@Agrispeed tried millet and sorghum as part of a cheap birdseed mix and seemed to have good results when sown early June I think.
 

PuG

Member
@Agrispeed tried millet and sorghum as part of a cheap birdseed mix and seemed to have good results when sown early June I think.
Sorghum needs warm soil temperatures, long hot sunny days, doesn't like being in the shade at all. Mine took about three weeks to come up and a good month hovering about 12", then accelerated, done three cuts 4 - 6ft high average. The silage which I'm feeding now from earlier in the year is beautiful. Just terminating it now for over winter cover. Be careful grazing, wait until its a decent height from the prussic acid point of a view and if your not sure cut it for hay or silage and feed it back to them. Farmer near here lost five cows to it a few years back by escaping into a field with allot of fresh growth.

Next year im doing Pearl Millet, Sorghum x Sudan hybrid (which I did this year, and compared to a local Pipper preformed much better and fleshy growth) and im going to try a Sorghum Forage mono cut some like 140 day maturity? one field of Sorghum grain but suits our land and climate. I'm only just starting to experiment, thats a few on the forums who knows heck of a allot more about it. (Farmer Roy!)

Cut last week

WhatsApp Image 2019-10-03 at 22.25.49.jpeg
 
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What are your max / min temperatures & also soil temp at 9.00am?

sorghum likes a fair bit of heat

we plant it in our spring, so it is growing through our summer & grain crops harvested in autumn . . .

The pics below are of a failed grain sorghum crop I planted in November last year. Dunno how much you know about our current weather, but due to extreme heat & lack of moisture it didn’t produce any grain. We cut it in June for hay, to retrieve something out of it. No rain since then, with no subsoil moisture. We’ve already had temps well up into the mid - high 30’s C even though it’s early spring. This is the plants 3rd attempt since then of having another crack at life ( the other 2 times were burnt off by frost / cold weather )
It is happiest in temps from say mid 20’s - low 30’s C
I don’t know if you would have enough heat units for it to reach its full potential ?

we don’t plant it till soil temp at 9.00am is 12 C & rising . . .

8503AF2E-23B8-45C0-AB4F-4C57BE968BEA.jpeg
8589A681-DCE2-4DDA-A54B-0EACA4D5CA46.jpeg
8503AF2E-23B8-45C0-AB4F-4C57BE968BEA.jpeg

sorry for the lack of ground cover. We are fully zero till & that sorghum was planted into standing wheat straw, but it has long since decomposed, oxidised or just physically broken down since then . . .
 
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Charles Quick

Member
Mixed Farmer
Location
Somerset
I was never expecting it to reach full potential, just to be a reasonable plant more than a few inches high. Like you say it's probably just too cold!
Air temps vary between 8 and 15c, soil is still warm to the touch but the rain has taken a lot out of it - say 10c.
 
I was never expecting it to reach full potential, just to be a reasonable plant more than a few inches high. Like you say it's probably just too cold!
Air temps vary between 8 and 15c, soil is still warm to the touch but the rain has taken a lot out of it - say 10c.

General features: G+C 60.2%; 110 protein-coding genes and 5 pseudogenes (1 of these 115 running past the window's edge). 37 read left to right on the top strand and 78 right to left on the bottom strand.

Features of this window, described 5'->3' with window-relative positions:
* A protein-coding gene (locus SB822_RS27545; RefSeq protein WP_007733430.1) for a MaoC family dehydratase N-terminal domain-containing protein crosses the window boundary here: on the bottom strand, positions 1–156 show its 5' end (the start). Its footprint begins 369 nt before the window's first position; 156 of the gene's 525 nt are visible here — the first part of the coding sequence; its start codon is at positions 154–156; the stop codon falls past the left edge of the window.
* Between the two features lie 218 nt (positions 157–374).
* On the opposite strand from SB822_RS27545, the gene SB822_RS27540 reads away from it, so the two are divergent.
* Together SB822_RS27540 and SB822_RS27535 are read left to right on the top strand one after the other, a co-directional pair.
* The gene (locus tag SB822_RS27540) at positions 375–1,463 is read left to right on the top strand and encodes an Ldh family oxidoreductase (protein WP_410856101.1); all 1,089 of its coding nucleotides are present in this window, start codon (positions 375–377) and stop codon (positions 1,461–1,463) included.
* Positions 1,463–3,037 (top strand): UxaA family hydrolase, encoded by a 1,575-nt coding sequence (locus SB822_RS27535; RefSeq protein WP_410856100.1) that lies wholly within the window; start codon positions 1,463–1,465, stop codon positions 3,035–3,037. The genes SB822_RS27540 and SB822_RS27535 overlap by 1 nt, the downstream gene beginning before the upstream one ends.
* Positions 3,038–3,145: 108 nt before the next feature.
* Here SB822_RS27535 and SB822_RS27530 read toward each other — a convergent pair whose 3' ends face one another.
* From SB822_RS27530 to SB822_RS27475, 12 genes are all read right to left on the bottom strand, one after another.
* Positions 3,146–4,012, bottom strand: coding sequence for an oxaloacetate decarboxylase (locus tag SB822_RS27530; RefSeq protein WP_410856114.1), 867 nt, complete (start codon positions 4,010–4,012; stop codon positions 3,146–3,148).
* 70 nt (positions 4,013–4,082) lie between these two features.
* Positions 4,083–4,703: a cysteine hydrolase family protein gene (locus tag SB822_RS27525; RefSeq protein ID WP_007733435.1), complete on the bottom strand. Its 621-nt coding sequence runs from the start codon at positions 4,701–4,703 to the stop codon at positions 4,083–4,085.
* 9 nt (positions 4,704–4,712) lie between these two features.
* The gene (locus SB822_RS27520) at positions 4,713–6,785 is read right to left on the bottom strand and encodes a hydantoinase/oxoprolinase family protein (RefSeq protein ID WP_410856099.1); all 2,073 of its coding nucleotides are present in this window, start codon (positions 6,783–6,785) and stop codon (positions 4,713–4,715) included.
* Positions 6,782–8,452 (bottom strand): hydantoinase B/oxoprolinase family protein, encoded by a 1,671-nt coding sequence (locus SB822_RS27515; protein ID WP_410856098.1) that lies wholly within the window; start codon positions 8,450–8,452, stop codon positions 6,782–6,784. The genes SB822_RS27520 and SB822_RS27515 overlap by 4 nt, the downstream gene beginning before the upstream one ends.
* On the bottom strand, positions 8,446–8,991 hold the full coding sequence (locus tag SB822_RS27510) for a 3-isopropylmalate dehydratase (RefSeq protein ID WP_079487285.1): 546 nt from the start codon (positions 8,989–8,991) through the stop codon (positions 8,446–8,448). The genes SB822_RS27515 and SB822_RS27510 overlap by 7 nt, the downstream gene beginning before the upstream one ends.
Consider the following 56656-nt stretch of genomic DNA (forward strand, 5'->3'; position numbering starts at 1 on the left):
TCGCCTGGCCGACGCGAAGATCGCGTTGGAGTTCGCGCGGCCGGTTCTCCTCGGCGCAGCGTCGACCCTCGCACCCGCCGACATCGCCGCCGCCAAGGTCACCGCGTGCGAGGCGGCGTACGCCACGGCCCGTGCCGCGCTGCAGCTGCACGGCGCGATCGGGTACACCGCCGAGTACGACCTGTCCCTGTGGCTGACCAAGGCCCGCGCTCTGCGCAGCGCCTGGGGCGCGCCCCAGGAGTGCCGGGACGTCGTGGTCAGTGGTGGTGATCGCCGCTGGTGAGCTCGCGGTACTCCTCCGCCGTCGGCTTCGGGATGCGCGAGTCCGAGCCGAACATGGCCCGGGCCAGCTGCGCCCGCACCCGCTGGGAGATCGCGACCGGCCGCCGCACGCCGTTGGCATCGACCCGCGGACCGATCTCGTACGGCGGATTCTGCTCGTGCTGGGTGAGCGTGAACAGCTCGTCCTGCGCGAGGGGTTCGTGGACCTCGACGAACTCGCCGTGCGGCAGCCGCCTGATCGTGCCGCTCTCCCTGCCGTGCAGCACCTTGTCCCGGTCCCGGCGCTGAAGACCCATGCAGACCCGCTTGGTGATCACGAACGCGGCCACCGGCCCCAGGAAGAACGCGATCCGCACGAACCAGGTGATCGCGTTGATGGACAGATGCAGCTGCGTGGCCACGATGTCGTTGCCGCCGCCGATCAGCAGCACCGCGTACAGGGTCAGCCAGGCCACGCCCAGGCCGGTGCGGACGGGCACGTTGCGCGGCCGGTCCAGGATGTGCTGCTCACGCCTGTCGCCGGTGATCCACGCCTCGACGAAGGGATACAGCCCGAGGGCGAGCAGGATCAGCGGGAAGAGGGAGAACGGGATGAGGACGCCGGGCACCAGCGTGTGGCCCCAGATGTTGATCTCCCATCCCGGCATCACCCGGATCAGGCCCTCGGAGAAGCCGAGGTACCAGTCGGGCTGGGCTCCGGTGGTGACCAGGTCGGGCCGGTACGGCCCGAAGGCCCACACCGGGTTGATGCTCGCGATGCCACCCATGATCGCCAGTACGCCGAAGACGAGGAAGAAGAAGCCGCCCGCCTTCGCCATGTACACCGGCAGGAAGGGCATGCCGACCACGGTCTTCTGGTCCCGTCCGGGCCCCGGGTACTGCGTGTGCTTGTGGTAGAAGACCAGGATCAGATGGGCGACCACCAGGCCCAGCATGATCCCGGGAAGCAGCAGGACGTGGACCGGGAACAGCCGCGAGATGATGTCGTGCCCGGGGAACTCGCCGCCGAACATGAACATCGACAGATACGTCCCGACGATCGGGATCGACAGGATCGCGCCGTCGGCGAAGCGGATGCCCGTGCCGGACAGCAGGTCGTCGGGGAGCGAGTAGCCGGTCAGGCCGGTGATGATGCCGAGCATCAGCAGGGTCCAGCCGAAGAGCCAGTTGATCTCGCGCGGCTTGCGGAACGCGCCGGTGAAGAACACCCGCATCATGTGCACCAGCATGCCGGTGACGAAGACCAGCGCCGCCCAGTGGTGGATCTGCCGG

Ok
Yeah - too cold
At 10 C soil temp you won’t get much growth & it will be weak & spindly

as an indication, sorghum generally requires more heat than maize
It is our main warm season grain crop & thrives in conditions that are too hot or dry for maize to reliably grow
 
Sorghum looking quite sick. Must be the cold/wet/lack of N in solution? The rest of the cover is happy
It's a warm weather crop. Will look pished off by now in Somerset given the weather we have just had.

Only ever seen sorghum drilled in June. In most years May will not be reliably warm enough to get it to germinate and grow strongly. Hates competition from other species.

I am not sure I would see the advantage in drilling a C4 plant as a cover. Fast growth in summer yes but over winter they won't be at all happy.
 

Charles Quick

Member
Mixed Farmer
Location
Somerset
Quite, perhaps I should've written catch crop.
I was planning to slot it in as part of a catch crop between OSR and wheat, so July drilled and September terminated, however the seed came too late so I put it in the winter cover regardless
It was a cheap experiment, going to try again with the remainder of the seed next summer after OSR, If it doesn't grow in the tropic of Somerset it won't have much chance elsewhere in the UK!
 
Quite, perhaps I should've written catch crop.
I was planning to slot it in as part of a catch crop between OSR and wheat, so July drilled and September terminated, however the seed came too late so I put it in the winter cover regardless
It was a cheap experiment, going to try again with the remainder of the seed next summer after OSR, If it doesn't grow in the tropic of Somerset it won't have much chance elsewhere in the UK!
just be aware, we would normally avoid planting sorghum after OSR / Canola, as canola doesn’t support AMF / VAM fungi . . .
Sorghum can struggle after canola because of this . . .
 

PuG

Member
Once its established it tends to overwhelm other crops, under sown mine with clover. Even here it wasn't the most vigorous to begin with. The mistake I've made, given I need the fodder I took the last cut rather than broadcasting and letting it go down over my winter cover crop - did some light tillage to use conventional drill and now watching my field wash off down the road with the torrential rain walloping us.